Yesterday around 11 a.m. there was a knock on the door. A 20-something guy in white and green plaid shirt, jeans, nothing in his hands, some kind of watch chain going into one pocket.
"Hey, I just moved here from Palm Springs to live with my grandpa around the corner." He pointed up the street." And he says how friendly all the neighbors are. You've probably seen him walking his golden retriever every morning at 7 a.m."
I got kind of stuck on all that information. For one thing, three days a week I happen to leave the house at 7 a.m. for a run - and I've never seen a guy walking a golden retriever. In fact, I don't remember seeing anyone walking a golden retriever on my five-mile runs.
I also thought he was saying something was wrong - the dog was missing, the grandpa had fallen, something.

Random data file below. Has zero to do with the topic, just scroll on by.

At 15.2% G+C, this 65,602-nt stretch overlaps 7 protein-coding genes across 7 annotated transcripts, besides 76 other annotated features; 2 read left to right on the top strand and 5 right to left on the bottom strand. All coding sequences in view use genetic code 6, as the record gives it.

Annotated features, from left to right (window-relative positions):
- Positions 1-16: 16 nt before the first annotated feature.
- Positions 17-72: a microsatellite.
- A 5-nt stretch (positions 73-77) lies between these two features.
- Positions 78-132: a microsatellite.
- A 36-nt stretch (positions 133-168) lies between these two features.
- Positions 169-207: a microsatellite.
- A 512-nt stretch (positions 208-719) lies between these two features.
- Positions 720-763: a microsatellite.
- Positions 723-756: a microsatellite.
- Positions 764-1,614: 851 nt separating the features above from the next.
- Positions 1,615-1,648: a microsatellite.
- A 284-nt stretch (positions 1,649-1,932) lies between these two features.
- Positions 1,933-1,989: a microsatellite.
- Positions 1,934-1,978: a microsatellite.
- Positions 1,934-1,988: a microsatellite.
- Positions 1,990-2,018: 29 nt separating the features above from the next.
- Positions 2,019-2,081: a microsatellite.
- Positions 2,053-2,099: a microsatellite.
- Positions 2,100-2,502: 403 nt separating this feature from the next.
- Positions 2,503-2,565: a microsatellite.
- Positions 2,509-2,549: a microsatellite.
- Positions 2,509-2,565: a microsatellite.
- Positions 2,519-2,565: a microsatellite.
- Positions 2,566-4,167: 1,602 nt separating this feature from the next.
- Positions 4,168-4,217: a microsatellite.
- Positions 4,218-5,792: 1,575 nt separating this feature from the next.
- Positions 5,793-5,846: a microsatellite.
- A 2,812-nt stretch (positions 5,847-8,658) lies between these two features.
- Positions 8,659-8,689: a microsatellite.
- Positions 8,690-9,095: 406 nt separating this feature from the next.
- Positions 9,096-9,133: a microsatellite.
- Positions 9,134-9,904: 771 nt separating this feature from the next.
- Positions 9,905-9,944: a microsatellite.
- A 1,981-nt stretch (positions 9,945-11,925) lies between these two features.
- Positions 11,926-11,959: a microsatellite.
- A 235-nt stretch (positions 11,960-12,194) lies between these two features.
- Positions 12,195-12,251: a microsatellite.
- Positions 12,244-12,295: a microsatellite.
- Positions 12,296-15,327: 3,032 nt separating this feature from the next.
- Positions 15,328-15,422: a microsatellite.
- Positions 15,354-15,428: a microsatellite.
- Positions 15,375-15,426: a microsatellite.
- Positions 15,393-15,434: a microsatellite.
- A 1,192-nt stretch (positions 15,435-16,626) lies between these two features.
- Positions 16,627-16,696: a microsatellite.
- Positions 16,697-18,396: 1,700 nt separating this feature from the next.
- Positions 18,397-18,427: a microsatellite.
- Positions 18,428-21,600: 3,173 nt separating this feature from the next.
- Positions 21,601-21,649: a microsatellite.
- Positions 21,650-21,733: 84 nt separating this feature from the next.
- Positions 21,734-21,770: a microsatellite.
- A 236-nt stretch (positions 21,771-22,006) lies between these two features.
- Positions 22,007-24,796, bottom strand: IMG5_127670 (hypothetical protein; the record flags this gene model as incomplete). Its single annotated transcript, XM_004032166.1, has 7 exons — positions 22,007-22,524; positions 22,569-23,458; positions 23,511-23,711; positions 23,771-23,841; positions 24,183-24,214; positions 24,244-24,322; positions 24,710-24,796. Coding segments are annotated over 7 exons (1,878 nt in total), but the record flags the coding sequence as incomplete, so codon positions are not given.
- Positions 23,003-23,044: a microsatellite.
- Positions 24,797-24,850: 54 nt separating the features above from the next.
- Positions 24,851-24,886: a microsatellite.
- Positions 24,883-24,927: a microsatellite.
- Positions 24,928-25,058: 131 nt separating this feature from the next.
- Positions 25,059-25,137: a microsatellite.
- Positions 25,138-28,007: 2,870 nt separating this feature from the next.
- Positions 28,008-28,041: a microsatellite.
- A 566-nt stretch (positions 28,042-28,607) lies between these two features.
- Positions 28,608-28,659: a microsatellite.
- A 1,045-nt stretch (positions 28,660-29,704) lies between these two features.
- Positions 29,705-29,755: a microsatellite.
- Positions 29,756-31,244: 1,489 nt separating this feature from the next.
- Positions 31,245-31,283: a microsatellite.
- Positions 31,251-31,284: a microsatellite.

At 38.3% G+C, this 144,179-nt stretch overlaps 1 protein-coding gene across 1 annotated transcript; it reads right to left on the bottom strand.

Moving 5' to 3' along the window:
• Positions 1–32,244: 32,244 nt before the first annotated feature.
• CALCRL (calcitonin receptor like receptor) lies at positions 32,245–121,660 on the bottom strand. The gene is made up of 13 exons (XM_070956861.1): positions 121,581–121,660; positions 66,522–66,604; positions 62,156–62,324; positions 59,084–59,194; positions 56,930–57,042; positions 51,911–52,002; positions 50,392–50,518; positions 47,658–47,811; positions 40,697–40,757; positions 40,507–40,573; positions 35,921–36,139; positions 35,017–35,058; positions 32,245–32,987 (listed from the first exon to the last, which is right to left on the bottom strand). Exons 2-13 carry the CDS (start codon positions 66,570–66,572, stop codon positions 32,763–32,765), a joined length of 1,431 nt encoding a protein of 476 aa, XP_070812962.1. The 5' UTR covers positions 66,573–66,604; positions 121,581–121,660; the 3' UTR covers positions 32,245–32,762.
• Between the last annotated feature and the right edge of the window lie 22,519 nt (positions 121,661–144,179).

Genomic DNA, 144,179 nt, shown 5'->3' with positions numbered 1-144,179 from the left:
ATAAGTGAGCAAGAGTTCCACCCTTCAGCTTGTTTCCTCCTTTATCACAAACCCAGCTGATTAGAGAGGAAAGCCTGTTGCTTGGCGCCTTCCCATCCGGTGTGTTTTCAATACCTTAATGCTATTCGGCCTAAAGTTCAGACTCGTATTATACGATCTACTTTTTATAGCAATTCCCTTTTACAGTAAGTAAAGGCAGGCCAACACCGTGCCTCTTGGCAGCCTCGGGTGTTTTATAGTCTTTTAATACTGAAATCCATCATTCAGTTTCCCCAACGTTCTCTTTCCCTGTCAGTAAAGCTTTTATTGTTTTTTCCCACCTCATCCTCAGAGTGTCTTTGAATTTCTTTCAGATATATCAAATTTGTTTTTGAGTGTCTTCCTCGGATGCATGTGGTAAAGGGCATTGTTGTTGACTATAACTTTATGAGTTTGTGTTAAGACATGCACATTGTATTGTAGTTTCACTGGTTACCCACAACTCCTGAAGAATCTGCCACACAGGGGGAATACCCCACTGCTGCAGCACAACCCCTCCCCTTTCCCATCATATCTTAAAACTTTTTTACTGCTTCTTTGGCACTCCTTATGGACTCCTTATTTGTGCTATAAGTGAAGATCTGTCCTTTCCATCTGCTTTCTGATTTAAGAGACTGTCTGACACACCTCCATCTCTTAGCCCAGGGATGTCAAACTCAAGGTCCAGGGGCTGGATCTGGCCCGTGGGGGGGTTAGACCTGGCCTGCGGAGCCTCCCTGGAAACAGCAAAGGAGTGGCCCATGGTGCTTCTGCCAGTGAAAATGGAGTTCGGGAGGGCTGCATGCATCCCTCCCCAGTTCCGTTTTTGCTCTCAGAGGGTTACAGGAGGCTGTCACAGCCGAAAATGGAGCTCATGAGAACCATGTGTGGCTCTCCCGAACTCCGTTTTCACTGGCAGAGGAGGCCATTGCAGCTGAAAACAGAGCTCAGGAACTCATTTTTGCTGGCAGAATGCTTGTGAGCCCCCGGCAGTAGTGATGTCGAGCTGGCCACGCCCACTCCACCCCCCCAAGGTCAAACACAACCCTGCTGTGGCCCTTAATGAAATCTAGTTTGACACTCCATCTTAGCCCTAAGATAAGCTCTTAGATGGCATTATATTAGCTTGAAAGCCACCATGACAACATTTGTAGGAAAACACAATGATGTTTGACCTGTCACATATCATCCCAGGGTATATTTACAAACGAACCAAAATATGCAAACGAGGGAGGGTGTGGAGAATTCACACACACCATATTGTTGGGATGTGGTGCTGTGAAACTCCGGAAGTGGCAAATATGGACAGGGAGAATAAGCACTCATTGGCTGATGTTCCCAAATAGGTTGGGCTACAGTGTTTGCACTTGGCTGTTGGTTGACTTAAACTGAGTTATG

"Is anything wrong?" I asked.
"Oh no, no." He smiled. Then really fast he said something like, "Tell me if I'm talking too fast, because I'm kind of nervous and it's something I'm working on in my public speaking class, but there's 50 guys and 50 girls and we're having a contest..."
Which is where I smelled a rat and said politely, "Sorry, I'm not interested," and closed the door. I have a feeling if I had kept it open it would have devolved into one of those door-to-door magazine scams where the person is just one customer away from winning the grand prize. (They are always just one customer away, for some reason.)
Just Google "door to door magazine salesman" and "rape" or "assault" and you'll get lots of stories. Including one last month in Portland that began, "Calling him a "brutal sexual predator," a judge has sentenced a door-to-door magazine salesman to 30 years in prison for the 2005 rape of a woman who answered the door at her Portland home and was gagged, beaten, choked and assaulted."
Later we saw him going up and down the street, in the rain, smoking a cigarette. We made sure to keep the doors locked.